The bulk of the experience falls to Willow (Alyson Hannigan), who is, at first, given a sexy makeover by Buffy despite her tendency to play the wall flower. Though she appreciates the effort that Buffy puts in to have her grow more comfortable as a person, Willow instead chooses to wear a ghost costume over top of her clothes to hide from the potential stares of those around her. Because of the nature of this story, Willow is then made to wander through most of the episode as Buffy had made her, slowly coming to accept that the people she knows appreciate her undiscovered beauty and that she can be the person she wants to be despite the preconceived notions that people may have of her. In the end, as she returns to her body, she briefly considers taking her ghost costume with her once again, but instead chooses to throw it out and walk home as a free woman.

Life on MarsAshes to Ashes [4.5]

The story of Alex (Keeley Hawes) is an interesting one, as it's one that not only have we seen before, but that she's studied extensively. Though she couldn't fully grasp the situation that Sam Tyler (John Simm) had previously found himself in, she did know quite a bit about it, and in finding herself face to face with Gene Hunt (Philip Glenister) and the other figments of Sam's imagination, she comes to an understanding of what she needs to do.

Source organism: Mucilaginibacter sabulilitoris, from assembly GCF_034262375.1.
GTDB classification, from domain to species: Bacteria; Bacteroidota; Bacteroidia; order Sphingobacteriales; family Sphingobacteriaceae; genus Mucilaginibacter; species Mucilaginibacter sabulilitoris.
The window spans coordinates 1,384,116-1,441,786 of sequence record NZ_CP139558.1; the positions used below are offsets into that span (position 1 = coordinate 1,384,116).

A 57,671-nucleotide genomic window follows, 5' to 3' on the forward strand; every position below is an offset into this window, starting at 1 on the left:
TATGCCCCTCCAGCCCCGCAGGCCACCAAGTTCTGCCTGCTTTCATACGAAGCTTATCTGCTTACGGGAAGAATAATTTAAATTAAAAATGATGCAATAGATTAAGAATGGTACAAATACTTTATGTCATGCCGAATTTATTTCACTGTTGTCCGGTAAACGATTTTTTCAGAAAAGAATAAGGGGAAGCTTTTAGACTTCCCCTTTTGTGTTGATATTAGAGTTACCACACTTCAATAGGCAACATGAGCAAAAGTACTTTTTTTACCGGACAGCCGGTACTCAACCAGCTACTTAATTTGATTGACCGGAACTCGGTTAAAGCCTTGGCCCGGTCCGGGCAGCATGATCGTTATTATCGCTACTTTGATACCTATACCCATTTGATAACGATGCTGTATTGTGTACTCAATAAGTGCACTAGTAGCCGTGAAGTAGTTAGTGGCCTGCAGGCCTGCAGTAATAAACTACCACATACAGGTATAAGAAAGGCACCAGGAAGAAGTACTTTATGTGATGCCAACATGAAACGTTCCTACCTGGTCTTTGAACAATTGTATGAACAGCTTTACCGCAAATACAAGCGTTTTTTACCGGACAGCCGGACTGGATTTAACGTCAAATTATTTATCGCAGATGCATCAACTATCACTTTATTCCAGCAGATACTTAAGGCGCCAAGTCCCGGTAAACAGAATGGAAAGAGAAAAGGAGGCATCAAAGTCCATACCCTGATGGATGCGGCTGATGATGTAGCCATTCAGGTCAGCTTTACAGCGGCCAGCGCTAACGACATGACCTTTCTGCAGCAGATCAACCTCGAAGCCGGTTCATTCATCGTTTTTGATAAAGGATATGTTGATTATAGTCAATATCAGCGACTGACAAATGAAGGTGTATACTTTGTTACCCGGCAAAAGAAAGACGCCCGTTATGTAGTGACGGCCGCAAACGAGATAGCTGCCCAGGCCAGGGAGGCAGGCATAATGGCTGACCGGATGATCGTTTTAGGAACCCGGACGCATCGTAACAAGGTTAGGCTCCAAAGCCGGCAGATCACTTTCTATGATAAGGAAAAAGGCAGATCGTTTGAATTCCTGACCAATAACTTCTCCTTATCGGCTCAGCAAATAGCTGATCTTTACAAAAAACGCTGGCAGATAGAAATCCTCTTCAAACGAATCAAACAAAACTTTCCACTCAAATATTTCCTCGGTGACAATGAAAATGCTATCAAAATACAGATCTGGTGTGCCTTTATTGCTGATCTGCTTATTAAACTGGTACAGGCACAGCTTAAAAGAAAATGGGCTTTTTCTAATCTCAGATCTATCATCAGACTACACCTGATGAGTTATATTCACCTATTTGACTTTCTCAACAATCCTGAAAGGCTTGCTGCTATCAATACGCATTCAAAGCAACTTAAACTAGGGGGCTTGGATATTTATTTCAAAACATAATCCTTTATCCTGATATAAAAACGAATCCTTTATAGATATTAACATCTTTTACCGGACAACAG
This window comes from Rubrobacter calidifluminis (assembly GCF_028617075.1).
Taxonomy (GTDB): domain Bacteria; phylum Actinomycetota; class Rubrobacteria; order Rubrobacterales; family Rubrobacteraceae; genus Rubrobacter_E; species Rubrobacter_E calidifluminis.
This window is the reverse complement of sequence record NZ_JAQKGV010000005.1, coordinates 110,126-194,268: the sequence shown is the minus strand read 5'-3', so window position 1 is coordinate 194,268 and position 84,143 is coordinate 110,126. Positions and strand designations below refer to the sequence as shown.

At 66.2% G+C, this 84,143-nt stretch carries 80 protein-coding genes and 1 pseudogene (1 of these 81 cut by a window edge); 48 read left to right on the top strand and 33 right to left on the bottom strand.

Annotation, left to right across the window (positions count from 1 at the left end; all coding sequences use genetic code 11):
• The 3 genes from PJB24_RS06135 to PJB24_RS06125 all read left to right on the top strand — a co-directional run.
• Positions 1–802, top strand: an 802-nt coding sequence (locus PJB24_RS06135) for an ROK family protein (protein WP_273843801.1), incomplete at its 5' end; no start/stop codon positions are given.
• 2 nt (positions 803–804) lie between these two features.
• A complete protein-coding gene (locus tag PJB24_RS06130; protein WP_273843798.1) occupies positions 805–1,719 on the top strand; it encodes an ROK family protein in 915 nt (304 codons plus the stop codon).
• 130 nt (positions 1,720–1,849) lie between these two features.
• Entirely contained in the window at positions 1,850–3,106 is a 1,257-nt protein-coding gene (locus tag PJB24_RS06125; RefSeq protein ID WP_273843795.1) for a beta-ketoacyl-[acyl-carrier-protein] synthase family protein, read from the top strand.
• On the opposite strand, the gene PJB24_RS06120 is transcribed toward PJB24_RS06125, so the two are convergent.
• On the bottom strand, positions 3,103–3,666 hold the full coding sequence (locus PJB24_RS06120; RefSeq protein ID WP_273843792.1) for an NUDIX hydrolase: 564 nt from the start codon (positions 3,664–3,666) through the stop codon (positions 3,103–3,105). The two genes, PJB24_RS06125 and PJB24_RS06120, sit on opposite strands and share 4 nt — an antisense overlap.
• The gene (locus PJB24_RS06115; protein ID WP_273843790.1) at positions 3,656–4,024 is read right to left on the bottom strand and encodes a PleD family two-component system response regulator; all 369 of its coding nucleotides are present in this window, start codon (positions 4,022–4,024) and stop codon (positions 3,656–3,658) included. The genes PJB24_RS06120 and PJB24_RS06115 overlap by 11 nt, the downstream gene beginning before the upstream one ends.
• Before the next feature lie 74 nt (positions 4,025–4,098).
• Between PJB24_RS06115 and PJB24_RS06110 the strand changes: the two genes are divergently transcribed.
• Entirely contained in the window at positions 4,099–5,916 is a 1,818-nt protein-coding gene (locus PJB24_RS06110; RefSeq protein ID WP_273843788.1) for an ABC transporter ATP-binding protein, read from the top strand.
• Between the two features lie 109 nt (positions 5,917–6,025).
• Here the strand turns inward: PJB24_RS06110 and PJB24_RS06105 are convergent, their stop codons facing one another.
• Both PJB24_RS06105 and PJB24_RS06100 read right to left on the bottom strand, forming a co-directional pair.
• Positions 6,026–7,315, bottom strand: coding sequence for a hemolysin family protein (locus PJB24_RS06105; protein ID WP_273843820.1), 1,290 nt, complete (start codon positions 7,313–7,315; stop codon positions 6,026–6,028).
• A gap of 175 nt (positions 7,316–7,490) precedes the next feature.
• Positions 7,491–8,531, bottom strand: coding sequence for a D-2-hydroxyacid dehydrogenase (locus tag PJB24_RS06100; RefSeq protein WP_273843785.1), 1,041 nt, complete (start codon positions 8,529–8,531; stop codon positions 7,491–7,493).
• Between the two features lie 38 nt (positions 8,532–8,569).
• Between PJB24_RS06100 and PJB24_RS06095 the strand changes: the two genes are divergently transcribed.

Throughout the bulk of the story Alex is taking charge of the situation, playing things out as she imagines Sam previously did, assuming that every ringing phone is a conduit to the real world, that every action taken by the people in her head will greatly affect the likelihood of her waking up. Alex has a part to play, and she decides her part is to do what Sam had done to wake up, which is to track down the man that shot her in the future and bring him to justice in the past, effectively altering the course of history and setting her free from the confines of her comatose state.

It's only when this doesn't work that she realizes she'll have to play things out much like Sam did, though in hearing that he had ended up spending another seven years with these people, her heart sinks a little. Willing to play her mind's games she interacts fairly regularly with most around her, and it's only Gene that she treats overtly as a fictitious being.